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My name is Jenny Bender, and I was diagnosed with breast cancer on October 22, 2014—one day after my oldest child turned nine and one month before I turned forty. About two weeks later, after the flurry of tests and appointments and phone calls and second opinions (not to mention fights with the insurance company), I was diagnosed with Invasive Ductal Carcinoma (ICD) in my left breast. I am progesterone and estrogen positive, Her-2-neu negative and BRCA negative. All things considering, my prognosis is good. I, however, am forever changed.

I started writing soon after my diagnosis, mostly as a way to reflect on, process and document my internal and external experience for myself. Occasionally, I also wrote updates (physical and emotional) for the Caring Bridge website my best friend Maggie started as a way to coordinate local support and keep friends and family informed. Largely because of the positive responses I received about those posts, I decided to try my hand at a (this) blog. I’ve always loved to write, and I think it’s safe to say that every writer dreams of having her words impact the lives and hearts of others. My hope is that a post, a line, a feeling, an insight that I share on this blog will resonate for someone else and perhaps even provide comfort; and that through this blog, I might connect with others who understand what it’s like to ride the breast cancer wave, and hence gain comfort myself.

I am new to the world of blogging. New to cyberspace and social media, in fact. (I don’t even have a Facebook account!) So just as I’m trying to take breast cancer one step at a time, I’ll also be taking this blog one step at a time. For me, that means seeing what comes, trying to follow (trust) the bread crumbs, and being open to what I discover around the next corner.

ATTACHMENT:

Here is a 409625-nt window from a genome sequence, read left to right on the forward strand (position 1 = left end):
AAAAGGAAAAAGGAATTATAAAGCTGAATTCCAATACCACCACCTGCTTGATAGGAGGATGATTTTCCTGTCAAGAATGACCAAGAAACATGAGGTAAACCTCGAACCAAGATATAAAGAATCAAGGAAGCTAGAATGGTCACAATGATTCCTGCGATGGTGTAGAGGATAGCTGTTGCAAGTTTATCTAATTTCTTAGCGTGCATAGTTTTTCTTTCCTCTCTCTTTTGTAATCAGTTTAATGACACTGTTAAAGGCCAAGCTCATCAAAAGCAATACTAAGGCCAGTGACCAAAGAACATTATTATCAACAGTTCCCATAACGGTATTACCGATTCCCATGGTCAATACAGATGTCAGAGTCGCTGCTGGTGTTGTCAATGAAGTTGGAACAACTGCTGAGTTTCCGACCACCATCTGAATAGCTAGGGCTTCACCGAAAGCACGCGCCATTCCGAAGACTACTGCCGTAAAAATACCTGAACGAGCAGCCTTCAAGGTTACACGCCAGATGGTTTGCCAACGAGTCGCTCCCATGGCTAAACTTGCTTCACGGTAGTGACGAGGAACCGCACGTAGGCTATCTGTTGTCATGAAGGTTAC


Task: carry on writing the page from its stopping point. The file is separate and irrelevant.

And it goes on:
Image 3A few more things I’d like you to know about me:

I live in Northampton, Massachusetts with Harrison, my nine-year-old son; Sophie, my six-year-old daughter; and Josh, my love of fifteen years, husband of ten, co-parent of nine, soul mate of… lifetimes? My (long-ago divorced) parents have been our short-term, life-saving roommates through this experience. They moved across the country for three months to help hold our family together while I underwent the worst of my chemotherapy (allowing JoIMG_5385sh to finish the final year of his intensive, physician assistant graduate program).

For many reasons, I consider myself one of the lucky ones in life, including the fact that I am part of a beautifully close-knit community that not only feeds my life and my soul, but is also helping to carry my family and me through this journey with breast cancer. And beyond the borders of my closest friends, dozens more have shown up in the last months in the form of meals, house-cleanings, hand-written cards, wrapped gifts, childcare… the list goes on and on. I wish I could thank each person individually, but the list would be impossibly long. I imagine, however, that you’ll get to know some of the key players in my blog posts.

Lastly, career: I’ve spent the last fifteen years in public education, first as a New York City public school teacher, then as a literacy professional developer (with the Teachers College Reading and Writing Project and then as an independent consultant). I also wrote curriculum and published two books on the teaching of writing. Since my diagnosis, I have put that work life on hold in order to heal, to write from a more personal stance, and to see where life wants me next.

2 thoughts on “About

  1. I read this and I cried. Because of what you are going through and your kids and Josh…but I also cried because you are beautiful. I knew that already but I was awash with your beauty as I read your writing. I struggled with what I could say… all I could come up with was I hear you and I am here. Do you need me? I am ready to be needed if so. All of my love to all of you! – natalie


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